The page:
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Blogging, Tweeting & Geotagging: Can modern technology change Theatre Criticism for the better?

Blogging, Tweeting & Geotagging: Can modern technology change Theatre Criticism for the better?
by

Ryan Crown

on 28 April 2013

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Transcript of Blogging, Tweeting & Geotagging: Can modern technology change Theatre Criticism for the better?

Can modern technology change theatre criticism for the better? Blogging, Tweeting & Geotagging Today The newspaper industry is rapidly changing.

Over the past several decades, advances in technology, decreases in readership, and changes in the public’s tastes have wrought major shifts in the way theatre criticism is written, delivered, and read. The digital world -
from Twitter to Geotagging, offers ever-expanding possibilities to how we view theatre criticism. This presentation examines the role of modern technology and social media as a means of improving theatre criticism. Criticism
However, one relatively neglected aspect of the conversation, is how criticism might fully explore and exploit the growing possibilities that the digital era offers. Discussions about the future of theatre criticism seem to be never ending.
It is a debate that continues to impassion bloggers and annoy the elitist 'Dead White Men'. Imagine how much richer a piece of criticism might be with the addition of images, video, audio, and geotagging.


Myriad possibilities are there, but it seems we're slow to adopt them. Experimental forms including Pinterest allow a new forum for discussion.



Twitter has opened up instant discussion, allowing theatregoers to share their thoughts from the moment they step out of the auditorium.



A rich and ever-increasing variety of digital formats including YouTube and Vimeo offers the opportunity of video responses as an act of criticism. Blogging In 2007, veteran Guardian theatre critic Lyn Gardner pronounced on a Guardian–hosted blog that blogging has saved theater critics from extinction. ' the blogosphere is opening up criticism and giving us newspaper critics a necessary kick up the bum. . . . I can think of increasing numbers of bloggers who are writing thoughtfully and inspiring a genuine dialogue about the issues that matter in the theatre.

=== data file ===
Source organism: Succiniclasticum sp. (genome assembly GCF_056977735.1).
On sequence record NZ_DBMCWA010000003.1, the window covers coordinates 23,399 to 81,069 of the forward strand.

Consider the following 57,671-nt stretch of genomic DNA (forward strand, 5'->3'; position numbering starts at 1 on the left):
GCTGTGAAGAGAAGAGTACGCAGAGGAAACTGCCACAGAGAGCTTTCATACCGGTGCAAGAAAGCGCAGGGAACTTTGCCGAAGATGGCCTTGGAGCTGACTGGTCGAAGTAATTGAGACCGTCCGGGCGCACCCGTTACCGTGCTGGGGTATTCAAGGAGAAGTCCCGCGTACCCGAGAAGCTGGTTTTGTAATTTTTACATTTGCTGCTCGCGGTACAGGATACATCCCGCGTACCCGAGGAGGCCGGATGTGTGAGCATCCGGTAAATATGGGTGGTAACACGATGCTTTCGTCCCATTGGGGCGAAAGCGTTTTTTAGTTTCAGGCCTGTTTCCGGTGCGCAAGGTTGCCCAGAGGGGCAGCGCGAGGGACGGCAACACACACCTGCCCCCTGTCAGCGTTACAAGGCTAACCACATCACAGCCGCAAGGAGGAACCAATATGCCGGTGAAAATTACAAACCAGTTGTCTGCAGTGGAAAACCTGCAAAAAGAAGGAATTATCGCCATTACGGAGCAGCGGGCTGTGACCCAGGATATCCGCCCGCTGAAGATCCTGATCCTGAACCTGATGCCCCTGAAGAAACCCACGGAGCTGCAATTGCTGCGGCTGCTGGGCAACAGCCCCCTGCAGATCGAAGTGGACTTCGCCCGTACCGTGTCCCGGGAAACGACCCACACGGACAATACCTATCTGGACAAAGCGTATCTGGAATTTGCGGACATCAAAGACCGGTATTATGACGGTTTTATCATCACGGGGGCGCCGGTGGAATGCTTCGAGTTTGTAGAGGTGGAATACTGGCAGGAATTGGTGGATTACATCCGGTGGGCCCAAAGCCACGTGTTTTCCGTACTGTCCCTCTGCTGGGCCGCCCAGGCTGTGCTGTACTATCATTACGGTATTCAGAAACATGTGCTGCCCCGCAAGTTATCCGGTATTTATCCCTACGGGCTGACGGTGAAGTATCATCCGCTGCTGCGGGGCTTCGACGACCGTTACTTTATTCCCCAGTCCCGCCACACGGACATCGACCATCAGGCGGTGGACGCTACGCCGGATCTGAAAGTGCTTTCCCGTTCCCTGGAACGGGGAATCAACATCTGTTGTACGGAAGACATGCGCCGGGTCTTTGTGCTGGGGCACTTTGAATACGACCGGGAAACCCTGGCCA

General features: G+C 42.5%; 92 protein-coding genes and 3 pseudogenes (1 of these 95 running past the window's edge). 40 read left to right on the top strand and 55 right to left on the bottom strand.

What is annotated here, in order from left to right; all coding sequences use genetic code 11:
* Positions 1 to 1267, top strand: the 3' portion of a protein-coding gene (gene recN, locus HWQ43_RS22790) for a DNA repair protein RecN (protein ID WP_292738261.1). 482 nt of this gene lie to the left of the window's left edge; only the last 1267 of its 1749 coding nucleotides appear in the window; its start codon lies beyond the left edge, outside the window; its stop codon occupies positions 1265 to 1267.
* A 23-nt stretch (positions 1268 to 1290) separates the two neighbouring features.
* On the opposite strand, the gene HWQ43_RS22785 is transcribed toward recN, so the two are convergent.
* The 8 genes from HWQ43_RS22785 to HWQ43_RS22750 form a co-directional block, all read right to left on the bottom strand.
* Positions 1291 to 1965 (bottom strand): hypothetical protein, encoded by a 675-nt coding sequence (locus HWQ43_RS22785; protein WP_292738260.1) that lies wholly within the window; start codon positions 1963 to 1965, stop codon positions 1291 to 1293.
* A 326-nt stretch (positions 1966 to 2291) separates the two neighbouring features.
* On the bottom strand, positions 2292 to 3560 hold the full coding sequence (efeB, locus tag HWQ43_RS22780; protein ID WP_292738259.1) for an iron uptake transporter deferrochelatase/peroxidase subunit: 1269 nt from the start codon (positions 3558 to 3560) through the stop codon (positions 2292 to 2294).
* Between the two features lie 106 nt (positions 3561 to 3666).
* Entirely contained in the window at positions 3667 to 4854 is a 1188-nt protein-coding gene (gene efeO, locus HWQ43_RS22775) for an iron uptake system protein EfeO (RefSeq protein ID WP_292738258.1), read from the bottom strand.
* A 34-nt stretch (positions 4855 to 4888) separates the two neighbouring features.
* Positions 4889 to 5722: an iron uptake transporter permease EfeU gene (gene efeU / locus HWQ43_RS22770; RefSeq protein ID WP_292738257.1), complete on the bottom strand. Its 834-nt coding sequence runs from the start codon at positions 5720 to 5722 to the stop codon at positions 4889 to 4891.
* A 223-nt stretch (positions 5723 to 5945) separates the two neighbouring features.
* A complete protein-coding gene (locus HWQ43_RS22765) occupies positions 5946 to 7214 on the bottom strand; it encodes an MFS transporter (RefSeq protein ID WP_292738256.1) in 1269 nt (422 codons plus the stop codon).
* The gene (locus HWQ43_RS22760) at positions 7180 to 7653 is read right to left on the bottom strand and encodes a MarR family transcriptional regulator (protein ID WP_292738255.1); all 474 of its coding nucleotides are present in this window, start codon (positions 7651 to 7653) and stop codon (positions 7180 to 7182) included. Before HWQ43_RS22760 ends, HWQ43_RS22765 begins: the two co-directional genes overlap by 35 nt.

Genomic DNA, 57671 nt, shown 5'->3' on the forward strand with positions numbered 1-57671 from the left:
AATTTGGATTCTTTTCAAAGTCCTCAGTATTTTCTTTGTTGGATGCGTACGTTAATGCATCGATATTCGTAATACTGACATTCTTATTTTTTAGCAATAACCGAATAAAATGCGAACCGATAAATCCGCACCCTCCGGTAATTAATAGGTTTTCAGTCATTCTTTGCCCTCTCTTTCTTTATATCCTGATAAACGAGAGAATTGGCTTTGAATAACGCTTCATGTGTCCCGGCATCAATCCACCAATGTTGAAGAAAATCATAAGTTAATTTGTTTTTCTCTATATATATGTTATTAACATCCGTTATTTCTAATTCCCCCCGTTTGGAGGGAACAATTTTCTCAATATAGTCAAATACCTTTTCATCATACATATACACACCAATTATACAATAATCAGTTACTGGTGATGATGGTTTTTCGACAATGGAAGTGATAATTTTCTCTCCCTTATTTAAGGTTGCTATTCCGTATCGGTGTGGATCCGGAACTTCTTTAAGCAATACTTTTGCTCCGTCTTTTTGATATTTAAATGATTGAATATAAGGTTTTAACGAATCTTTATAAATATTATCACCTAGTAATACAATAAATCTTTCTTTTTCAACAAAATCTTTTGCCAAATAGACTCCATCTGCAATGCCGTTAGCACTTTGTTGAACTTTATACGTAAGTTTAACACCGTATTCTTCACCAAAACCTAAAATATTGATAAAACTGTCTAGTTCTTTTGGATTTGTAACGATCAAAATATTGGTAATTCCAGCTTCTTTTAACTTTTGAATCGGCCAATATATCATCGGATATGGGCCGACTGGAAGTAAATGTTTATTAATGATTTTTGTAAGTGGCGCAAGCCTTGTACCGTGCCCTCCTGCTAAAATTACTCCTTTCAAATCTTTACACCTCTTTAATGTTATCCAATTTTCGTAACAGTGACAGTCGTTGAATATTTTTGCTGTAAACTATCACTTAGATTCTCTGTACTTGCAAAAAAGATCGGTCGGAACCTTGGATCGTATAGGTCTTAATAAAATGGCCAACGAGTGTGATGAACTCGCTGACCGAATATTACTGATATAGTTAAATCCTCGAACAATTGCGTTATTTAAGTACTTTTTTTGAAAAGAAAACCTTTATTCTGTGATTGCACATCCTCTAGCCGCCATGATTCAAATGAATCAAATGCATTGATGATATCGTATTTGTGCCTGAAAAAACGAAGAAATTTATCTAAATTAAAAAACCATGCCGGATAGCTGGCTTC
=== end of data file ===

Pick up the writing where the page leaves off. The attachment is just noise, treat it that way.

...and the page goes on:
(Lyn Gardner, 2007) It is increasingly evident that the Internet is now the home of some of today’s most interesting criticism, much of which has been unable to find a home in traditional journalism.

This is due to the flexibility allowed by online criticism, where page space is not an issue and responses can go further than words. Bibliography Conclusion Questions but where are the answers? The problem is that Lyn Gardener, Michael Billington, Fintan O’Toole and other leading critics all have a rich understanding of theatre trends, theatre history and indeed the quality of theatre.

Precisely because they spend so much time at the theatre. Social Media Bibliography Billington, Michael. 2002. One Night Stands: A critics view of modern British theatre. September 2002. London, Nick Hern Books

Billington, Michael. 2007. Who needs reviews? Guardian: Arts blog Stage, September 17, 2007.
http://www.guardian.co.uk/stage/theatreblog/2007/sep/17/whoneedsreviews

Fricker, Karen. 2008. Blogging and Criticism. Guardian: Arts blog - Stage, November 28, 2008. http://www.guardian.co.uk/stage/theatreblog/2008/nov/28/blogging-critics

Gardner, Lyn. 2007. Blogging saved critics from extinction. Guardian: Arts blog Stage, September 18, 2007. http://www.guardian.co.uk/stage/theatreblog/2007/sep/18/bloggingsavedcritics

Lowe, Catherine, 2012. Technology and Criticism. Guardian: Arts blog - Stage, Thursday 17 May 2012 http://www.guardian.co.uk/stage/theatreblog/2012/may/17/technology-new-frontiers-theatre-criticism?INTCMP=SRCH

Robinson, James, 2010. UK Newspaper Circulation Declines. Guardian: Media, Thursday 17 June, 2010 http://www.guardian.co.uk/media/2010/jun/17/newspaper-circulation-oecd-report
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